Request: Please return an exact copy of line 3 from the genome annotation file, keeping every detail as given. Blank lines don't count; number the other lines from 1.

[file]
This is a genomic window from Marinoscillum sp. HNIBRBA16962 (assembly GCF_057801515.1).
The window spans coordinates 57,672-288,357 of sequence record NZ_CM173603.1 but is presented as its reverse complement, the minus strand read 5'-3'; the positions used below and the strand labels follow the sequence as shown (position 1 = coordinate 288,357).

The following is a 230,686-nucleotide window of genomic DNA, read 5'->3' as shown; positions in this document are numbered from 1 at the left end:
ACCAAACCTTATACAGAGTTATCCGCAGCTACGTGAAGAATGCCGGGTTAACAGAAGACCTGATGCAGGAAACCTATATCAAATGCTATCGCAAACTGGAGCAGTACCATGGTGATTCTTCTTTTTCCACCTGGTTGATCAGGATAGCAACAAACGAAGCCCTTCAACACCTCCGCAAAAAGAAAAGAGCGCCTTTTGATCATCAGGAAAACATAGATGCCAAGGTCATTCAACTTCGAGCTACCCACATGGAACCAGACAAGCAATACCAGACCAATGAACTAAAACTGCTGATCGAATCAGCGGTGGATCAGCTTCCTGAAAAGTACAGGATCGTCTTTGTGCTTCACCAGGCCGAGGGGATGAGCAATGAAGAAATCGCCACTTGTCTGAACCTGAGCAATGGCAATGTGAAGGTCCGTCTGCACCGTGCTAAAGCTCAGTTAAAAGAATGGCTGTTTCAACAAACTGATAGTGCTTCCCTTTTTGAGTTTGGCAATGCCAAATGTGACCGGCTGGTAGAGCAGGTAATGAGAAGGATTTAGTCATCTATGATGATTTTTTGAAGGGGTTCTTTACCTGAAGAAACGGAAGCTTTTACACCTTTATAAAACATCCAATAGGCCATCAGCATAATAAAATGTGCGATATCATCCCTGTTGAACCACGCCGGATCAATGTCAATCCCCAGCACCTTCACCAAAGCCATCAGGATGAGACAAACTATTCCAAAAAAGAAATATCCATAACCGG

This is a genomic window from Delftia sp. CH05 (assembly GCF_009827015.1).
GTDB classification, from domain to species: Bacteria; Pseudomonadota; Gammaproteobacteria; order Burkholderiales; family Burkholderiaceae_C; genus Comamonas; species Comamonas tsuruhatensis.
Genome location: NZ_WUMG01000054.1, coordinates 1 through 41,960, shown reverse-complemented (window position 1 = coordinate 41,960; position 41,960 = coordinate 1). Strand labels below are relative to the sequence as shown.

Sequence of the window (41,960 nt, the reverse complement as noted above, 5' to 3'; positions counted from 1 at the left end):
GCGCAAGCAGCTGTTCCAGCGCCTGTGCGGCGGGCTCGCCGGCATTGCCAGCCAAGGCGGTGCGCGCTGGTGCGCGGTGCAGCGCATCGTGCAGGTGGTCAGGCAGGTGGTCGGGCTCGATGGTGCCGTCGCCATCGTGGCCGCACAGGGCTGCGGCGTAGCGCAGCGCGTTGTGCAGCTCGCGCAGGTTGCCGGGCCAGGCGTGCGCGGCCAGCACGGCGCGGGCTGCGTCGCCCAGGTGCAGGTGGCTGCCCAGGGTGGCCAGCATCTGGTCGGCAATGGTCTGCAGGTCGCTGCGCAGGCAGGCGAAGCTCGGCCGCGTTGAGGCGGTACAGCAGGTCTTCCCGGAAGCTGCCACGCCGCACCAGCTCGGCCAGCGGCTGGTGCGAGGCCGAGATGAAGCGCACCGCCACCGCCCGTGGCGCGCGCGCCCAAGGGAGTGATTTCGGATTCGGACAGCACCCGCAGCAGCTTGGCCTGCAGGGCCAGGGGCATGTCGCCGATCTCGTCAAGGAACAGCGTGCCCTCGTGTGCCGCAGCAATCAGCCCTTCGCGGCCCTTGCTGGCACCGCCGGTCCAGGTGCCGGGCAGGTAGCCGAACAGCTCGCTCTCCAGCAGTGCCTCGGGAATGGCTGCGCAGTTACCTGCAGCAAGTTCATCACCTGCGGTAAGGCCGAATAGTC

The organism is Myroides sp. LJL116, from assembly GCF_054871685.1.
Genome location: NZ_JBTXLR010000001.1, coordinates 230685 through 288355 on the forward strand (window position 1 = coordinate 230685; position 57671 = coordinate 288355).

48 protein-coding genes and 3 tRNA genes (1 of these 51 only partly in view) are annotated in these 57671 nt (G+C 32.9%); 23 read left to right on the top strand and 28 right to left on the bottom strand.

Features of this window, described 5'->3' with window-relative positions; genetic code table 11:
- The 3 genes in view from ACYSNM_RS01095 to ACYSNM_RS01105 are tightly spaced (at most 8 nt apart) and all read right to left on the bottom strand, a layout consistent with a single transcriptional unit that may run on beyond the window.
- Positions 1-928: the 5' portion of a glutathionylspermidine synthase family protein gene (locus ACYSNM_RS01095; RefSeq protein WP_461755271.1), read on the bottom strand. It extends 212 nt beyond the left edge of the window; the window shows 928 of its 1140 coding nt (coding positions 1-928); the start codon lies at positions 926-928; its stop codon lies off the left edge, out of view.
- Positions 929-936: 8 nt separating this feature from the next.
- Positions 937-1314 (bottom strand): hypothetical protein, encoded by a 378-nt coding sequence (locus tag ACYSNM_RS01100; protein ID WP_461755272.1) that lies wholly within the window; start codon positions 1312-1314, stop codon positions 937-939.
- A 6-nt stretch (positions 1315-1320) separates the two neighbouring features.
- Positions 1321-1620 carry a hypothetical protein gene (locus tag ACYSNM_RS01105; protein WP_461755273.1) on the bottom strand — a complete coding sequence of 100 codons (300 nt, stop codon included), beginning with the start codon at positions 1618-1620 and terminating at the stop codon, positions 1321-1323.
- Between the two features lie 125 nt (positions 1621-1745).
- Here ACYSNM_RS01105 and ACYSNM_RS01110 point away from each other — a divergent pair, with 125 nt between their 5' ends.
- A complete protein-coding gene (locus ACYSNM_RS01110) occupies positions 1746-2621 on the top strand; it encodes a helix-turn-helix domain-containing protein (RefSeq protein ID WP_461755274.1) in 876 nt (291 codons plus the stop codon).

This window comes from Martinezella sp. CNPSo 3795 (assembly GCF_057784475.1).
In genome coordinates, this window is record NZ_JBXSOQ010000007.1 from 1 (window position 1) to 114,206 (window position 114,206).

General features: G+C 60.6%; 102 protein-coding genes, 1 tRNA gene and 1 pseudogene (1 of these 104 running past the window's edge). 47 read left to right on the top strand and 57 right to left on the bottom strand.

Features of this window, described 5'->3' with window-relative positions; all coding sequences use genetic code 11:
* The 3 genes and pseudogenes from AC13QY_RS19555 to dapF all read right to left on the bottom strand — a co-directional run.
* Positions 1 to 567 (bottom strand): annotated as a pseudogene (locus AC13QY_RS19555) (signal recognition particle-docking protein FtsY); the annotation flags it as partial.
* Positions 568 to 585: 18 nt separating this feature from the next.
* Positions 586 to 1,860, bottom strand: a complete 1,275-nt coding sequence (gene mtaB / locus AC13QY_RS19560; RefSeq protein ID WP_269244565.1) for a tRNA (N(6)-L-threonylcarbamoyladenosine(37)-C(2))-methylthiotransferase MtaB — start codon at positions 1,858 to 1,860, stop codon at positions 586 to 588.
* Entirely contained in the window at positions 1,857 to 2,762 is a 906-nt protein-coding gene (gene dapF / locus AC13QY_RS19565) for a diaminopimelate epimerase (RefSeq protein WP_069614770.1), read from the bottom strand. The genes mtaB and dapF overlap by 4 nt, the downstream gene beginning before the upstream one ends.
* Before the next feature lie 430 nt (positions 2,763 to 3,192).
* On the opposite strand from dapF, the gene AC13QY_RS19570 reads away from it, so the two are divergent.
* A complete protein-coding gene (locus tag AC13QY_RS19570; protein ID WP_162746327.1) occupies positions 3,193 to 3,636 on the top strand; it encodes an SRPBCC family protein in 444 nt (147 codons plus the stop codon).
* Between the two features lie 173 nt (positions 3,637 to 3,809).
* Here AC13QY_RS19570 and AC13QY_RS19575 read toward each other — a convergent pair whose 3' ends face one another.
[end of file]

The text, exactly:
The following is a 230,686-nucleotide window of genomic DNA, read 5'->3' as shown; positions in this document are numbered from 1 at the left end: